In this video, Jeff Winesett talks about AWS object storage S3 and Glacier. S3 and Glacier are ideal for storing data that have high durability and reliability needs.
- [Instructor] Amazon offers different storage options to accommodate the different types of data needed to be stored in the cloud. Amazon EFS offers file storage, Amazon EBS and EC2 instance storage offers block storage, and Amazon S3 and Glacier offer object storage. S3 is an object store. In an object store, objects are stored in a flat organization which are referred to as buckets in S3.
These objects are retrieved by a unique identifier called keys. A key can be any string and can be constructed to mimic hierarchical attributes, meaning that it can sort of be made to look like a directory structure but it should not be confused with one. Objects are really any blob of data, such as backups and archives, log files, videos, images and audio files. This is typically contrasted with a traditional file storage system where files are organized in a directory hierarchy and housed in a central repository of metadata about the files.
This metadata and structure is then used to search on and retrieve the information. In object storage, objects are stored in a non-hierarchical flat, address space which allows for almost endless scalability and very fast object retrieval. Of course, there are some feature trade-offs with object storage compared with file storage. For example, S3 does not natively offer the ability to search across all objects in storage.
S3 is built to be incredibly durable. This is achieved by redundantly storing objects on multiple devices across multiple availability zones in an Amazon S3 region. For non-critical data that may not require these extremely high levels, Amazon also offers reduced redundancy storage, or RRS. This is an option which reduces storage costs and can be used for objects that could easily be reproduced in the event of a failure.
For example, RRS could be a cost-saving option when storing multiple sizes of an image from an original or different video encodings from an original video source. Store the original on S3 and use RRS for the thumbnails. S3 provides, in theory, unlimited storage capacity. It will scale and grow as demanded by your storage needs. There is no defined limit to the amount of content you can store.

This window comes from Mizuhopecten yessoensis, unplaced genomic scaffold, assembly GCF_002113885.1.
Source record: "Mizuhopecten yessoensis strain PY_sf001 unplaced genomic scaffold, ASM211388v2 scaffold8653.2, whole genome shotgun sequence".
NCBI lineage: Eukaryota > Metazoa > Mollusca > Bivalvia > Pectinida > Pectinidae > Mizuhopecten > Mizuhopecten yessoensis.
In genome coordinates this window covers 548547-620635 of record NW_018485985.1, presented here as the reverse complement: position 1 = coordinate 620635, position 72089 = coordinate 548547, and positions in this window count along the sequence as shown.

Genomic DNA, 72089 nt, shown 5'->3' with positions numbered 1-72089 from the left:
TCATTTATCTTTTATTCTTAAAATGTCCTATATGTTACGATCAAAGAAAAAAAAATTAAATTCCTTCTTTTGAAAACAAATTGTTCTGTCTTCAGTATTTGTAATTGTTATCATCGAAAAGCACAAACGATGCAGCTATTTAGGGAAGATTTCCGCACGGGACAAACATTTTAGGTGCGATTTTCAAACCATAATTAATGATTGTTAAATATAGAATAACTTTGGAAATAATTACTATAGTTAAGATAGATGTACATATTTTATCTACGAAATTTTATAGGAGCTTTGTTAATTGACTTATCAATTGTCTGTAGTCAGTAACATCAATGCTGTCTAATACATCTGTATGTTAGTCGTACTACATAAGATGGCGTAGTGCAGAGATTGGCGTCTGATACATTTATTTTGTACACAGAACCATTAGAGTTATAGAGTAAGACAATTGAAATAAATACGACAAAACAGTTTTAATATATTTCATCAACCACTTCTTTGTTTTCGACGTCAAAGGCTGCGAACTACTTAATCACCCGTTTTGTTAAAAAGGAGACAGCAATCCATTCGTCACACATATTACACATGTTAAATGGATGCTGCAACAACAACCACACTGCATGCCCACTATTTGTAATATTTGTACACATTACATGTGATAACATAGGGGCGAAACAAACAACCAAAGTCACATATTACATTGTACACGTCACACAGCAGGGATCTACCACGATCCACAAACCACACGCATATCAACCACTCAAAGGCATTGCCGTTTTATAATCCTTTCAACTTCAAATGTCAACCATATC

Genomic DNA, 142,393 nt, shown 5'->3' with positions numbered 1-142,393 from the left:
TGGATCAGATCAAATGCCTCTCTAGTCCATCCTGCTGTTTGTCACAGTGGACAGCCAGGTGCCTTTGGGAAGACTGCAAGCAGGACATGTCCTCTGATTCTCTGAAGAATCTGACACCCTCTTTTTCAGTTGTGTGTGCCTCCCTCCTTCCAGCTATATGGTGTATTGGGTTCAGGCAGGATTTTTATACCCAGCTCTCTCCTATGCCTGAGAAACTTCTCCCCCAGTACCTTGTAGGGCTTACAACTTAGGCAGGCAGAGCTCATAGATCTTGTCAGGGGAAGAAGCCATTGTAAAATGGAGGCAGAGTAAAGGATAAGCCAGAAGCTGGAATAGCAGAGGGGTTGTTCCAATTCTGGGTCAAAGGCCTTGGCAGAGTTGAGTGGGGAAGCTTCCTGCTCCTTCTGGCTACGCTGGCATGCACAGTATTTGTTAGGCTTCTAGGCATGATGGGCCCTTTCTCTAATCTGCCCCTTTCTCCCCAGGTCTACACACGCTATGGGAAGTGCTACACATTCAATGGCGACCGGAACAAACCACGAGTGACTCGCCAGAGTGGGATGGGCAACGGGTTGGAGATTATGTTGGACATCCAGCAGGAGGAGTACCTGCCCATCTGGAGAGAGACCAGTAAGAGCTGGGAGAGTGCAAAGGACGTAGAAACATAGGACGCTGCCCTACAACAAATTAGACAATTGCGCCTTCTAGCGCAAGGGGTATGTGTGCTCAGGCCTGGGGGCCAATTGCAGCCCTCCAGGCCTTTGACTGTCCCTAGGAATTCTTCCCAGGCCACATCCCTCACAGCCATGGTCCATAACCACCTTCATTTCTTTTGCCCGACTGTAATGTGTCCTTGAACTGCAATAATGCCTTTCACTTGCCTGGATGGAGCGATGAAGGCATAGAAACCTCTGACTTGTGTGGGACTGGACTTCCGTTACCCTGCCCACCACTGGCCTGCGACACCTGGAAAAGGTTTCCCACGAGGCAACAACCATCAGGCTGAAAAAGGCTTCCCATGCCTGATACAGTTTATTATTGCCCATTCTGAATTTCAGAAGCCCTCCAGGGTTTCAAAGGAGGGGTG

There is, however, a five terabyte limit on the size each object can be but not a limit on the number of these objects you can store. Objects can be accessed via a Rest API which makes it easy to implement in almost any application. One thing to note about S3 is that S3 object storage works on an eventual consistency model. While the objects stored in S3 are highly available and highly durable, the data consistency is achieved only eventually.
The high availability and durability is achieved by replicating the data across devices both within an availability zone and across availability zones. Whenever an update is made to an object there is a period of time until the change is propagated to all of the replicas before requests will return the latest version. Take, for example, deleting an object in S3. It may take some time to propagate to all the replicas and therefore there is a brief period of time where objects could still be returned even after a delete request has been made.
So, while object storage is a great fit for data that doesn't change much, like backups and archives, log files, video images and audio files, this eventual consistency can make object storage unsuitable for data that changes frequently. Another object storage option available within AWS is Amazon Glacier. The Glacier storage is like an extension of S3 but is intended for archiving data, for data that will be accessed very infrequently and where retrieval time of several hours is acceptable.
The same extremely high durability is guaranteed with Glacier just as with S3 but the storage costs are much less. Objects in Glacier are managed through S3. Objects are not associated or managed with Glacier storage directly upon upload. Rather, existing Amazon S3 objects are transitioned to Glacier when the data is ready for archiving. Implementing elasticity rule number three: take advantage of the available object storage options in AWS to improve scalability, availability, durability and performance of storing and accessing application assets.
- Benefits of cloud services
- Making architectures scalable
- Examining cloud constraints
- Virtual servers, EC2, and Elastic IP
- Using the Amazon machine image
- Elastic load balancing
- Using CloudWatch for monitoring
- Security Models
- Elastic block storage
- S3, CloudFront, and Elastic Beanstalk
- Handling queues, workflows, and notifications
- Caching options and services
- Identity and access management
- Creating a custom server image
- Application deployment strategies
- Serverless architectures